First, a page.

03 Jan Emilio Pucci
When you look back at the stellar career of the late Italian designer Emilio Pucci, it’s hard to imagine how this icon of the fashion and design industry managed it all. According to Wikipedia, Pucci was a member of the Italian olympic ski team of 1934 and in 1935 won a skiing scholarship to Reed College in Oregon. He first ventured into clothing design at Reed by creating the ski team’s uniforms. In 1947 he was photographed by Toni Frissell, a photographer working for Harper’s Bazaar, wearing skiwear Pucci had designed himself. Upon learning this, Frissell’s editor asked Pucci to design skiwear for a story on European Winter Fashion, which ran in the winter 1948 issue of the Bazaar, the rest is fashion history.
Pucci became well known for his signature use of bright colours, bold patterns, and striking designs. Popular early creations were a line of wrinkle-free printed silk dresses. By the mid 50’s, Pucci was honored internationally, receiving the Neiman-Marcus Award in Dallas and the Burdine’s Sunshine Award in Miami. In 1959, Pucci decided to create a lingerie line. He was advised by his Roman atelier to develop the line abroad, avoiding the pitfalls associated with his first swimwear collection of 1949 which had difficulties in matching his colored patterns to the available fabrics. As a result, Pucci came to Chicago giving the lingerie contract to Formfit-Rogers mills. The venture proved to be successful, and Pucci was made vice president in charge of design and merchandising for the company a year later. 1959 was also a seminal year for Pucci since it was the year that he met Baronessa Cristina Nannini, a Roman baroness introduced to Pucci at his boutique in Capri. Pucci would later marry her, claiming: “I married a Botticelli”.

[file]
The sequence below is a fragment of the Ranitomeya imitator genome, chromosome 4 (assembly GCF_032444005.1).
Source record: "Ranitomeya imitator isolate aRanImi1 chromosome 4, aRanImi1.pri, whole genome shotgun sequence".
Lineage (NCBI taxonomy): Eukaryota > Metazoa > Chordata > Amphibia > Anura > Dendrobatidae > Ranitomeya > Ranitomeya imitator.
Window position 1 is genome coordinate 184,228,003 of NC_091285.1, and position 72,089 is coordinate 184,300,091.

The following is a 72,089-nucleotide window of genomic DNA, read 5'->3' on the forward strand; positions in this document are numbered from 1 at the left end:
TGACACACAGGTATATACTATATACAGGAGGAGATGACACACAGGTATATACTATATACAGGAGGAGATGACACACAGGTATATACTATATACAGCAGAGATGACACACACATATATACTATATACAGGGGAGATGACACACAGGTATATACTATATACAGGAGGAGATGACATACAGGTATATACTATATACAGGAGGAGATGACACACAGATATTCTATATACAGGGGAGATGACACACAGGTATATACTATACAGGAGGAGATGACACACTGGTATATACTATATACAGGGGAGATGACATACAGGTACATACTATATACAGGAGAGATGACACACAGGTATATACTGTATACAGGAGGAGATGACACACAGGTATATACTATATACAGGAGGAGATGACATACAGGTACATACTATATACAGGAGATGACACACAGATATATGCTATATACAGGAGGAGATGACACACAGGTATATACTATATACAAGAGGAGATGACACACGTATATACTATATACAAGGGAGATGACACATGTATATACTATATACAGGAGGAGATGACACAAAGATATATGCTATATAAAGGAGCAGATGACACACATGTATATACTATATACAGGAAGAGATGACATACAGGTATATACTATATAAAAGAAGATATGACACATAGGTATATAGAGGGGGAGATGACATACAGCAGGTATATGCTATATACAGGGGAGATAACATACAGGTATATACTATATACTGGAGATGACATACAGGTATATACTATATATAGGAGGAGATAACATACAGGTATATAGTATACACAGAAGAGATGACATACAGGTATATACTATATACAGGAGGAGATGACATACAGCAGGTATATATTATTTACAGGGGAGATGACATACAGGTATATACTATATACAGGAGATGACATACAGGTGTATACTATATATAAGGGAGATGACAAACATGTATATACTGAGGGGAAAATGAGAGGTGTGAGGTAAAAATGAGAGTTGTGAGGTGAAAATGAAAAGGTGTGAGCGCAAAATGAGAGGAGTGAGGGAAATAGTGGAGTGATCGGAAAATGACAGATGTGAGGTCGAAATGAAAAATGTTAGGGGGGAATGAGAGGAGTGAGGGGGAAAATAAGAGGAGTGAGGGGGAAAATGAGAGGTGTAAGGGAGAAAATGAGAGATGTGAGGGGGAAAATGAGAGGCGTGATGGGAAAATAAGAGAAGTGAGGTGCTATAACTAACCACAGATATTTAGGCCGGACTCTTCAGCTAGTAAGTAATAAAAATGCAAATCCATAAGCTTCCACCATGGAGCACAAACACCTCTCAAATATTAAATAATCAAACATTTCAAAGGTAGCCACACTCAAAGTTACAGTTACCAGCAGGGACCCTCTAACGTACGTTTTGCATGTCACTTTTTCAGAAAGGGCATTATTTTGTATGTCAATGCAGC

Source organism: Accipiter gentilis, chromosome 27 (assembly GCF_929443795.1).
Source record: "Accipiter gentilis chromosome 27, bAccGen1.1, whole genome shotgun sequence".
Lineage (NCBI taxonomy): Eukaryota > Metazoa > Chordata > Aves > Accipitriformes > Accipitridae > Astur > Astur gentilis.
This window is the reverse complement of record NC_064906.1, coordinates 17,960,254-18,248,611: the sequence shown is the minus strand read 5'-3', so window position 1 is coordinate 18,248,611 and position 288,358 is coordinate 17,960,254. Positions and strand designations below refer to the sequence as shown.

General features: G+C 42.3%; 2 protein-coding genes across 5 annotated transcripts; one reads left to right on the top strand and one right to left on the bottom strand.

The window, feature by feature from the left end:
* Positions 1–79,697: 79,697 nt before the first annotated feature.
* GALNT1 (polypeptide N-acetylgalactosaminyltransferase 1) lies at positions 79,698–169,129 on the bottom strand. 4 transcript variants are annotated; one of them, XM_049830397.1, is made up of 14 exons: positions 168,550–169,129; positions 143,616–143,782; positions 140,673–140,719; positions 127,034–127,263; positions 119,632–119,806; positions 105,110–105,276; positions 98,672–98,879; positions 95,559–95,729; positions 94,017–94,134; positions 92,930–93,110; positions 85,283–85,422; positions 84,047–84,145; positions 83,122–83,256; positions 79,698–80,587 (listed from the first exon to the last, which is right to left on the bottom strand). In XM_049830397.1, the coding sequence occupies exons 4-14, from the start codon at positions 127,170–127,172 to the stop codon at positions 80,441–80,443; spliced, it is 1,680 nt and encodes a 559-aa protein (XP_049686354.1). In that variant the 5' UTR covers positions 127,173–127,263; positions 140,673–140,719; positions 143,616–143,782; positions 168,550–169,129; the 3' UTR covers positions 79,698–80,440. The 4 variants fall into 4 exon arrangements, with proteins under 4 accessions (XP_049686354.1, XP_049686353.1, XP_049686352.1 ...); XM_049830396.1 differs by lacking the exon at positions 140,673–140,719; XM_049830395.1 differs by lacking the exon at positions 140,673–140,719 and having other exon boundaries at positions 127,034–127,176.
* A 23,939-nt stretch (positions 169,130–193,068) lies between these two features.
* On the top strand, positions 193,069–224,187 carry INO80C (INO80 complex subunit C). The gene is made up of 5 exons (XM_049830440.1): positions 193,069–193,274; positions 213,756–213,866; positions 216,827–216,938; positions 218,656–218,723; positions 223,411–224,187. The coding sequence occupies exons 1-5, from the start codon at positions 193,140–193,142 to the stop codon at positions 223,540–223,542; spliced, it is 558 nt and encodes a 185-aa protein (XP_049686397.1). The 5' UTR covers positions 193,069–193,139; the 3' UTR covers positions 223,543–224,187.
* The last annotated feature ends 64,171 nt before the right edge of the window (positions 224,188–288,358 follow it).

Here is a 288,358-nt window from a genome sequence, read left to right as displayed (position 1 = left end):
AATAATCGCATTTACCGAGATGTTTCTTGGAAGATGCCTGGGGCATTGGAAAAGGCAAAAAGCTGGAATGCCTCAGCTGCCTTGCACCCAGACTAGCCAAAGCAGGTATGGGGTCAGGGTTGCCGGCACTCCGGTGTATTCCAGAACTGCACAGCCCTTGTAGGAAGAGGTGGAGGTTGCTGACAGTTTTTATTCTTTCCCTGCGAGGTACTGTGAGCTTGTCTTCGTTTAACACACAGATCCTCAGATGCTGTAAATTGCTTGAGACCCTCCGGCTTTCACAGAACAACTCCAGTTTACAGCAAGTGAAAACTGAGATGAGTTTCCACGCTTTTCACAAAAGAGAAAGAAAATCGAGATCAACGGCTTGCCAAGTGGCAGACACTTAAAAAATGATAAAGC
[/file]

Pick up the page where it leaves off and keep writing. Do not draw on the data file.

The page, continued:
From 1954 to 1968 Pucci also designed stewardess uniforms for Braniff Airlines. These avant-garde creations were designed as individual components to be added or removed as weather dictated. The uniforms included turtlenecks, t-shirts, crop jackets and culottes. Among the more unusual innovations was a “bubble helmet” â€” a clear plastic hood worn by flight attendants between terminal building and aircraft to protect their hairdos from rain and the blast of jet engines. He suggested the three bird motif for the design of the Apollo 15 mission patch.
In addition to his life of fashion, Pucci was elected to the Italian Parliament.While a Member of Parliament, Pucci was hired by New York ad agency Jack Tinker and Associates to re-design the hostess wardrobes for Braniff International Airways. Pucci would end up designing seven complete outfits for Braniff hostesses, pilots and ground crew between 1965 and 1977. Pucci incorporated Alexander Girard’s “BI” logo into some of his prints. After his death in 1992 his daughter, Laudomia Pucci, continued to design under the Pucci name.The Pucci brand was revived by the French firm Louis Vuitton-Moet-Hennessy Group, who acquired the rights in 2000. Designers who have worked under the Pucci brand include Stephan Janson, Julio Espada and Christian Lacroix. In 2006, British designer, Matthew Williamson replaced Lacroix as creative director. Laudomia Pucci continues to serve as the Image Director.
His designs were always so virbant and rich with colors and shapes that would tend to make my mouth water. This was a man of genius, no one can compare. Take some time to check out his amazing web site emiliopucci.comI go wild everytime I see these killer boots! Stunning!